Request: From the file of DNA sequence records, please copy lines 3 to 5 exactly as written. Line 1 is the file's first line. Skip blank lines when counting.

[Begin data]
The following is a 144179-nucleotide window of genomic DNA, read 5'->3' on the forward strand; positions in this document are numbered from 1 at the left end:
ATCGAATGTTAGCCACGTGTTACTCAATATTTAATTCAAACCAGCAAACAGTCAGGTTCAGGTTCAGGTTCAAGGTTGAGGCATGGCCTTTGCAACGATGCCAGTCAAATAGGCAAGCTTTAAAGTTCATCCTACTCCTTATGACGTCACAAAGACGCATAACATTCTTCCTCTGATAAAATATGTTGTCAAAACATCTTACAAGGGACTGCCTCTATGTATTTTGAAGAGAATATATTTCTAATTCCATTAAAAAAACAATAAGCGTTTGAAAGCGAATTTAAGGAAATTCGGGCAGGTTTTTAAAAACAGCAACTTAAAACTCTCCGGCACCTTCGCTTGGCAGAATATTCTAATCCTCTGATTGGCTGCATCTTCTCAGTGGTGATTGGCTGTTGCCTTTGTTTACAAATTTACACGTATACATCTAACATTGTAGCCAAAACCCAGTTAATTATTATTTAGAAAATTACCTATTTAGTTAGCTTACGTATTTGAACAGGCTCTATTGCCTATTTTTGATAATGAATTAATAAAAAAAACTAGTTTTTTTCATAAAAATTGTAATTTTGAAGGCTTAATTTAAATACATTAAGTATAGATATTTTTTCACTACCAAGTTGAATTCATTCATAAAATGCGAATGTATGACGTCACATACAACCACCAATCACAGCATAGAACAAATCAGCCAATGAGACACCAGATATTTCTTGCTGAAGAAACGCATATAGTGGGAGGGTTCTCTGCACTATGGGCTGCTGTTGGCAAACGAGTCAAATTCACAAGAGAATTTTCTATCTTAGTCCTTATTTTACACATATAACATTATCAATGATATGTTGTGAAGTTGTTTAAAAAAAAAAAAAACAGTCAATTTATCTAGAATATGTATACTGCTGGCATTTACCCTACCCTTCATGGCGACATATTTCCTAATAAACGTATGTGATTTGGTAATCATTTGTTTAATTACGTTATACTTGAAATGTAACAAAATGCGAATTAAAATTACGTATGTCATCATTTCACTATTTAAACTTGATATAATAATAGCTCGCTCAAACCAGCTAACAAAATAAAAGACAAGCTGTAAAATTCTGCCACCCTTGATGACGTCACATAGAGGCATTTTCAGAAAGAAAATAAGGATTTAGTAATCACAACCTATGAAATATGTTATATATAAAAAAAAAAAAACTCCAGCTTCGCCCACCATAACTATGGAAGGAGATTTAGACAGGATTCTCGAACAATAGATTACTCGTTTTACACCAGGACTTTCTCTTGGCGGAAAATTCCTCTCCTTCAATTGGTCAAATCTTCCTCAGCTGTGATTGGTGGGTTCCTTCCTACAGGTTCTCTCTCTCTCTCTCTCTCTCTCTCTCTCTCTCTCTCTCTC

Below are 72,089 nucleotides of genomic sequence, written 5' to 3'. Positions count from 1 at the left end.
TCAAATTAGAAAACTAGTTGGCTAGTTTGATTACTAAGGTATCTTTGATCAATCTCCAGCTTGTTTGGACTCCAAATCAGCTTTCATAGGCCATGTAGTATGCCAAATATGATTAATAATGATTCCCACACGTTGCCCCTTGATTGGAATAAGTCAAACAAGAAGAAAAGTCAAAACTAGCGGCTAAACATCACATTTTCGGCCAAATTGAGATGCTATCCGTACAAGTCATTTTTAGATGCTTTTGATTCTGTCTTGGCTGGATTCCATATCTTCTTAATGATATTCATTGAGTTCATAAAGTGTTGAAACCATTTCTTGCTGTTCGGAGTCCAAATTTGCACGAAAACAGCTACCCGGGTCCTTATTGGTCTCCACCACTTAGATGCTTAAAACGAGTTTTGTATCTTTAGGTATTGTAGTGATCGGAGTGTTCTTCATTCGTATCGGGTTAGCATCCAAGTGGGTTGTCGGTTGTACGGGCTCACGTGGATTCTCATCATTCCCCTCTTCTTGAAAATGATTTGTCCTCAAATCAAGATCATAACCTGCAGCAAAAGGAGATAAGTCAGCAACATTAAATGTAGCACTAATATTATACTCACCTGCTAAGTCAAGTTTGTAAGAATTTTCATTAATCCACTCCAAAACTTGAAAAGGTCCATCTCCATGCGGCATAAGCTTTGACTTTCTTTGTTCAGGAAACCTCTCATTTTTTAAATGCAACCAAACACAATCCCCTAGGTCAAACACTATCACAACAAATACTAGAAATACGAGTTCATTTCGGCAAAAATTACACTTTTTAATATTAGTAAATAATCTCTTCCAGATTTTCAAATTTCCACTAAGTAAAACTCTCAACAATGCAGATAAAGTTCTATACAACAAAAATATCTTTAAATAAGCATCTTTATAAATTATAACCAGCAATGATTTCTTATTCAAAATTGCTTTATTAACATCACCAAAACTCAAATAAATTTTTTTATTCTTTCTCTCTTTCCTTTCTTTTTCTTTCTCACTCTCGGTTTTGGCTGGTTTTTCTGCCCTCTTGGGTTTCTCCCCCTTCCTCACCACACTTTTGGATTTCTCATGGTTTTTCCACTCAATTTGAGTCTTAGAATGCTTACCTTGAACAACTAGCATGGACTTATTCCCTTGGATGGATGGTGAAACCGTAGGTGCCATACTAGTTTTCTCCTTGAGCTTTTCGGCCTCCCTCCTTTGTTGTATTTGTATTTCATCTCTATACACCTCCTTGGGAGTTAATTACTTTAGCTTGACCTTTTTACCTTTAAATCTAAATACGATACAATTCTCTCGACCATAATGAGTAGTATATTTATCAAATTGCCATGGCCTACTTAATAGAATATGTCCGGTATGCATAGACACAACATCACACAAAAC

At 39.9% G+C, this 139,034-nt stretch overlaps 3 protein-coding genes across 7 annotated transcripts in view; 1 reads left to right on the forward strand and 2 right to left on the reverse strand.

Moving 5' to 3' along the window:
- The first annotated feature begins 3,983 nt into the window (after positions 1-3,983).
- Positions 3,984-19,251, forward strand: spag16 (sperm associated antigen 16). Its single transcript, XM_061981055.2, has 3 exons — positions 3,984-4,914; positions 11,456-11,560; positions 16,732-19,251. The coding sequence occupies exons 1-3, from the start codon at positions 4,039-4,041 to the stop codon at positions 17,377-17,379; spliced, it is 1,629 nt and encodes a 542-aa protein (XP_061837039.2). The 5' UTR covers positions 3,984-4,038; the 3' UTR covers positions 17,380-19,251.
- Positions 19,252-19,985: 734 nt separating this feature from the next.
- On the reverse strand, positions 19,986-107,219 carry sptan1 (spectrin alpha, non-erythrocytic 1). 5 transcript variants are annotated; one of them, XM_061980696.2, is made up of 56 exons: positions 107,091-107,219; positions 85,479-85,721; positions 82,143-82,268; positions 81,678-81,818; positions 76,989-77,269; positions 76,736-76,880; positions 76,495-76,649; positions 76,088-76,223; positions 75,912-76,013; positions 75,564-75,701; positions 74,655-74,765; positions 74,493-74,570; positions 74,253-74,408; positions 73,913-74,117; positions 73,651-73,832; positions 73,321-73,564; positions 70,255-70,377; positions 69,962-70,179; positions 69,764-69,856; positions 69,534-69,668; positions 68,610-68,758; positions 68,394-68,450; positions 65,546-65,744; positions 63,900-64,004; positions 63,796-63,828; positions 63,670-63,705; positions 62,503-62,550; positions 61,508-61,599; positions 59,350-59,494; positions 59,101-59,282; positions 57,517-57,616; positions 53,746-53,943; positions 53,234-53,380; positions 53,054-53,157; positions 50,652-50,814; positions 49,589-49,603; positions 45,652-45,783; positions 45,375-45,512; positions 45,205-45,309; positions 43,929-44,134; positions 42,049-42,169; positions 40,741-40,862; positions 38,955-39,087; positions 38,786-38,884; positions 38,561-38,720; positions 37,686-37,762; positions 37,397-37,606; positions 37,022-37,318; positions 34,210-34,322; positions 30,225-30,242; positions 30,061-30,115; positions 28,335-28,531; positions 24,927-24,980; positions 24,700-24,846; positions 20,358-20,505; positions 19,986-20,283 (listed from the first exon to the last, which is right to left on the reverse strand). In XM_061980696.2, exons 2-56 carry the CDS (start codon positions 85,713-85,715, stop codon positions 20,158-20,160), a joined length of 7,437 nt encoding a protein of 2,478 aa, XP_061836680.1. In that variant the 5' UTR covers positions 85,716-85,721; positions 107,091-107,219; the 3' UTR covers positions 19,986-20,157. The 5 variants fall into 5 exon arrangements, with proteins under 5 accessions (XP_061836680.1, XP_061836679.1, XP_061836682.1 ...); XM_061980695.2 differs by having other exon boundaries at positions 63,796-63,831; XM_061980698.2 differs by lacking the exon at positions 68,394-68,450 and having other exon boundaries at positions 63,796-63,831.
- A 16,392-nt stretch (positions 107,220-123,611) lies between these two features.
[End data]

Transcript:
Below are 72,089 nucleotides of genomic sequence, written 5' to 3'. Positions count from 1 at the left end.
TCAAATTAGAAAACTAGTTGGCTAGTTTGATTACTAAGGTATCTTTGATCAATCTCCAGCTTGTTTGGACTCCAAATCAGCTTTCATAGGCCATGTAGTATGCCAAATATGATTAATAATGATTCCCACACGTTGCCCCTTGATTGGAATAAGTCAAACAAGAAGAAAAGTCAAAACTAGCGGCTAAACATCACATTTTCGGCCAAATTGAGATGCTATCCGTACAAGTCATTTTTAGATGCTTTTGATTCTGTCTTGGCTGGATTCCATATCTTCTTAATGATATTCATTGAGTTCATAAAGTGTTGAAACCATTTCTTGCTGTTCGGAGTCCAAATTTGCACGAAAACAGCTACCCGGGTCCTTATTGGTCTCCACCACTTAGATGCTTAAAACGAGTTTTGTATCTTTAGGTATTGTAGTGATCGGAGTGTTCTTCATTCGTATCGGGTTAGCATCCAAGTGGGTTGTCGGTTGTACGGGCTCACGTGGATTCTCATCATTCCCCTCTTCTTGAAAATGATTTGTCCTCAAATCAAGATCATAACCTGCAGCAAAAGGAGATAAGTCAGCAACATTAAATGTAGCACTAATATTATACTCACCTGCTAAGTCAAGTTTGTAAGAATTTTCATTAATCCACTCCAAAACTTGAAAAGGTCCATCTCCATGCGGCATAAGCTTTGACTTTCTTTGTTCAGGAAACCTCTCATTTTTTAAATGCAACCAAACACAATCCCCTAGGTCAAACACTATCACAACAAATACTAGAAATACGAGTTCATTTCGGCAAAAATTACACTTTTTAATATTAGTAAATAATCTCTTCCAGATTTTCAAATTTCCACTAAGTAAAACTCTCAACAATGCAGATAAAGTTCTATACAACAAAAATATCTTTAAATAAGCATCTTTATAAATTATAACCAGCAATGATTTCTTATTCAAAATTGCTTTATTAACATCACCAAAACTCAAATAAATTTTTTTATTCTTTCTCTCTTTCCTTTCTTTTTCTTTCTCACTCTCGGTTTTGGCTGGTTTTTCTGCCCTCTTGGGTTTCTCCCCCTTCCTCACCACACTTTTGGATTTCTCATGGTTTTTCCACTCAATTTGAGTCTTAGAATGCTTACCTTGAACAACTAGCATGGACTTATTCCCTTGGATGGATGGTGAAACCGTAGGTGCCATACTAGTTTTCTCCTTGAGCTTTTCGGCCTCCCTCCTTTGTTGTATTTGTATTTCATCTCTATACACCTCCTTGGGAGTTAATTACTTTAGCTTGACCTTTTTACCTTTAAATCTAAATACGATACAATTCTCTCGACCATAATGAGTAGTATATTTATCAAATTGCCATGGCCTACTTAATAGAATATGTCCGGTATGCATAGACACAACATCACACAAAAC

At 39.9% G+C, this 139,034-nt stretch overlaps 3 protein-coding genes across 7 annotated transcripts in view; 1 reads left to right on the forward strand and 2 right to left on the reverse strand.